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Is a Climate Regime Shift to Cooler Conditions Beginning to Manifest Itself in Certain of the World's Waters?
Volume 6, Number 18: 30 April 2003

In an important and insightful paper published earlier this year in Science, Chavez et al. (2003) reviewed the physical and biological evidence for climatic fluctuations "with periods of about 50 years that are particularly prominent in the Pacific Ocean," reporting that "instrumental data provide evidence for two full cycles: cool phases from about 1900 to 1925 and 1950 to 1975 and warm phases from about 1925 to 1950 and 1975 to the mid-1990s."

Based upon this cyclical temperature history, Chavez et al. suggest that not only is a climate regime shift to cooler conditions likely sometime soon, it may already be in progress. In reference to the 1976-77 regime shift in the Pacific, for example, they note that "it took well over a decade to determine that a regime shift had occurred in the mid-1970s" and, hence, they suggest that "a regime or climate shift may even be best determined by monitoring marine organisms rather than climate."

So what's their evidence for thinking we may already be in the early stages of a major cool-down? Among other things, Chavez et al. cite "dramatic increases in baitfish (including northern anchovy) and salmon abundance off Oregon and Washington," as well as "increases in zooplankton abundance and changes in community structure from California to Oregon and British Columbia, with dramatic increases in northern or cooler species."

Physical data to complement these biological observations were presented by Freeland et al. (2002), who describe a recent "invasion of subarctic water" in the northern California Current. Subsurface waters in an approximate 100-meter-thick layer located between 30 and 150 meters depth off central Oregon were, in the words of the authors, "unexpectedly cool in July 2002." Specifically, mid-depth temperatures over the outer continental shelf and upper slope were more than 0.5C colder than the historical summer average for the period 1961-2000. At the most offshore station, in fact, the authors report that "the upper halocline [was] >1C colder than normal and about 0.5C colder than any prior observation [our italics]."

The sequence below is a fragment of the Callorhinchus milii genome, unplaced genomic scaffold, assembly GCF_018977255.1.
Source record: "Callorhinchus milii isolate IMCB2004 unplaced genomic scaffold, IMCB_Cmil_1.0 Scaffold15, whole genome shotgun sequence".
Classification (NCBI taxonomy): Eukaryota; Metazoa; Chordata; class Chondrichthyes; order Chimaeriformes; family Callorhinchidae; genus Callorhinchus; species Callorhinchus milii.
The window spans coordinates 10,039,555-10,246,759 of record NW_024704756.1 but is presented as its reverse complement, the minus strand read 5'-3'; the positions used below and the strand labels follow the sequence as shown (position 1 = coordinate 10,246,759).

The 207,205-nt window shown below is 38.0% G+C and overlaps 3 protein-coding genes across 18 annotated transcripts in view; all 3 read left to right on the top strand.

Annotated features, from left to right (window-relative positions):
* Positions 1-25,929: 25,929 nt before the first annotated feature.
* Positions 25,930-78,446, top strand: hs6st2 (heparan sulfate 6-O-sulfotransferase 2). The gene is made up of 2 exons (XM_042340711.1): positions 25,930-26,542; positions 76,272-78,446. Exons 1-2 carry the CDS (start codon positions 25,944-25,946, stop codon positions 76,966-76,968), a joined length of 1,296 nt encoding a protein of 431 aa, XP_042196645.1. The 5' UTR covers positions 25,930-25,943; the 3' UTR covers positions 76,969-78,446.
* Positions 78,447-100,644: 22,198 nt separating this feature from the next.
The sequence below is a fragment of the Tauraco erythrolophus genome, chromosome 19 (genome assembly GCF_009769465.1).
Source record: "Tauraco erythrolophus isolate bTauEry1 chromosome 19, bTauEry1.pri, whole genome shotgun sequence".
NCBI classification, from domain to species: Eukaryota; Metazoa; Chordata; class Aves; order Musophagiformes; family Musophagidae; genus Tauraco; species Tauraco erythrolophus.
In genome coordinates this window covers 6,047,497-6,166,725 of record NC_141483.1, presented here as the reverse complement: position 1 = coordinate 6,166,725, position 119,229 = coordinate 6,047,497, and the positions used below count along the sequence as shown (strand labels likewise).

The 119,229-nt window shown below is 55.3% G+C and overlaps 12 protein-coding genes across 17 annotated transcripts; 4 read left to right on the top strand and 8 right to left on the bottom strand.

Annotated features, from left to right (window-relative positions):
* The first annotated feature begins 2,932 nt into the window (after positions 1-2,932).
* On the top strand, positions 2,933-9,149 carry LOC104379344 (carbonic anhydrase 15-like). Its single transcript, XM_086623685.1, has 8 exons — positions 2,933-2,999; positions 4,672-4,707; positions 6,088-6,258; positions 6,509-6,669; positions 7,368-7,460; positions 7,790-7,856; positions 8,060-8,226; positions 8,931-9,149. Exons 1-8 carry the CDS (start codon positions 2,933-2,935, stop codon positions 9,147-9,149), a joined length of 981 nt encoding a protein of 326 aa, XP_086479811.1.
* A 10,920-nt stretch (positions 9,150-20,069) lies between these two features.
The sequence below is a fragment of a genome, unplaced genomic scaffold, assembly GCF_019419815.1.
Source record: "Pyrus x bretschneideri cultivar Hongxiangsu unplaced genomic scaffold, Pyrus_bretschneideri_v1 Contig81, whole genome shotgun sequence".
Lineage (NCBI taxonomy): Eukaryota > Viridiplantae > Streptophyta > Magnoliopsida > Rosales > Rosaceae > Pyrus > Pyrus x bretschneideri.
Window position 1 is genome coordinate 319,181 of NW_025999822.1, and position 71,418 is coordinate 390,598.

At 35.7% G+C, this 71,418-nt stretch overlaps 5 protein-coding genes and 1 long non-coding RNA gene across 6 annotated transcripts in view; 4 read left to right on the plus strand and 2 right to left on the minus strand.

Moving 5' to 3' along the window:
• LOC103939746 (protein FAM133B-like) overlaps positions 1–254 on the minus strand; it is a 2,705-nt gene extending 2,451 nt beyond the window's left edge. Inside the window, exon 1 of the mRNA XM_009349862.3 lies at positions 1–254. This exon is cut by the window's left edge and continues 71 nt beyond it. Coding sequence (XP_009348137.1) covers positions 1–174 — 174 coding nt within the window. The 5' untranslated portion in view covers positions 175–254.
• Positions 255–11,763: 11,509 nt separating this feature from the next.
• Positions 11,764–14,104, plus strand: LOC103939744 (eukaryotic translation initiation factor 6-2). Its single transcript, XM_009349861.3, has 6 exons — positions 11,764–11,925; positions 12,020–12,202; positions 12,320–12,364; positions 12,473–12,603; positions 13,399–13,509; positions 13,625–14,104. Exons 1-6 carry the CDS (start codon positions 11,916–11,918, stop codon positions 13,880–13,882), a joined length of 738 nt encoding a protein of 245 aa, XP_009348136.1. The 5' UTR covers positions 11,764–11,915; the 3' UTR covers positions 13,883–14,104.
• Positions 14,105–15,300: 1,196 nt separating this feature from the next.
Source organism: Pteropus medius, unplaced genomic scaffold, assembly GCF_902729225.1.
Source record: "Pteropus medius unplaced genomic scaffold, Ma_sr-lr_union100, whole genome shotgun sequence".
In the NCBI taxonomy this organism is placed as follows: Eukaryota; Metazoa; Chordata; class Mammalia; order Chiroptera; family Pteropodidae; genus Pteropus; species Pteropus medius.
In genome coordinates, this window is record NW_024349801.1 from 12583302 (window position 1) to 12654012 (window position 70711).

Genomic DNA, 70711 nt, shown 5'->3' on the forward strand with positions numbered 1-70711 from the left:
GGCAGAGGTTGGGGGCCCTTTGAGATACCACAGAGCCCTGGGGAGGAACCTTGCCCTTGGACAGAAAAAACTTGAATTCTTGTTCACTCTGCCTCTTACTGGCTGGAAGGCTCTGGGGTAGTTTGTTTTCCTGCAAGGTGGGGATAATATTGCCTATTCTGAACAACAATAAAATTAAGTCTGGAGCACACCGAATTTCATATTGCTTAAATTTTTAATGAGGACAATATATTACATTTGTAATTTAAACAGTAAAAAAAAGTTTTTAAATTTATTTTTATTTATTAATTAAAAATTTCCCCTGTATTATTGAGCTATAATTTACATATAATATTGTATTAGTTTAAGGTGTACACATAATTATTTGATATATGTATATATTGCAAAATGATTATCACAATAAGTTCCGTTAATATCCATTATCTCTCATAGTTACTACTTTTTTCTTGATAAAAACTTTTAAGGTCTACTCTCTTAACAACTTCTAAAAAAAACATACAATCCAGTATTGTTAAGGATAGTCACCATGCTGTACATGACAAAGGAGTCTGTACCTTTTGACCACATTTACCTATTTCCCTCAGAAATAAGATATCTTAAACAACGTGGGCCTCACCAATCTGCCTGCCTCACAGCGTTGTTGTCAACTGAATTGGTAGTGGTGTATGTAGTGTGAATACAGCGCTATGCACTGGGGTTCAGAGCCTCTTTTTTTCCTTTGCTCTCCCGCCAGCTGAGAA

Much the same thing was noted along the line that runs from the mouth of Juan de Fuca Strait to Station Papa at 50N, 145W in the Gulf of Alaska. There, as they describe it, "conditions in June 2002 [were] well outside the bounds of all previous experience [our italics again]," while in the summer of 2001 conditions were "already at the lower bound of previous experience." Based on these several observations, Freeland et al. concluded that "the waters off Vancouver Island and Oregon in July 2002 were displaced about 500 km south of their normal summer position."

Recent observations on the other side of North America point to a similar invasion of abnormally cold water. In a news item in the 24 April 2003 issue of Nature, Hoag (2003) reports that "more than 700 tonnes of Atlantic cod have frozen to death in chilly waters off eastern Newfoundland." How chilly you ask? Hoag says that in early April "the temperature of the water column in Smith Sound fell to -1.7C" and that "historical temperature profiles from the region indicate that such temperatures are very unusual for the sound." Indeed, to find a comparable "fish freeze," Hoag had to hearken all the way back to 1882, when millions of warm-water tilefish died off the northeastern coast of the United States.

These remarkable marine water cooling events on both sides of North America draw our attention to what happened to the continent's great inland fresh waters in March of 2003. As reported in our Editorial of 16 April 2003, three of the five Great Lakes -- Superior, Huron and Erie -- all froze over completely. The last time this 100% triple-freeze occurred was, well, never ... at least over the period for which reliable data are available, i.e., 1963 to the present.

Yes, something dramatic is definitely in the works, as we opined at the conclusion of our review of the Freeland et al. paper, where we suggested it could well be a return to cooler conditions in the Pacific. Now we are wondering if it might not be a return to cooler conditions over an even wider area.

Sherwood, Keith and Craig Idso

Chavez, F.P., Ryan, J., Lluch-Cota, S.E. and Niquen C., M. 2003. From anchovies to sardines and back: multidecadal change in the Pacific Ocean. Science 299: 217-221.

Freeland, H.J., Gatien, G., Huyer, A. and Smith, R.L. 2002. Cold halocline in the northern California Current: An invasion of subarctic water. Geophysical Research Letters 30: 10.1029/2002GL016663.

Hoag, H. 2003. Atlantic cod meet icy death. Nature 422: 792.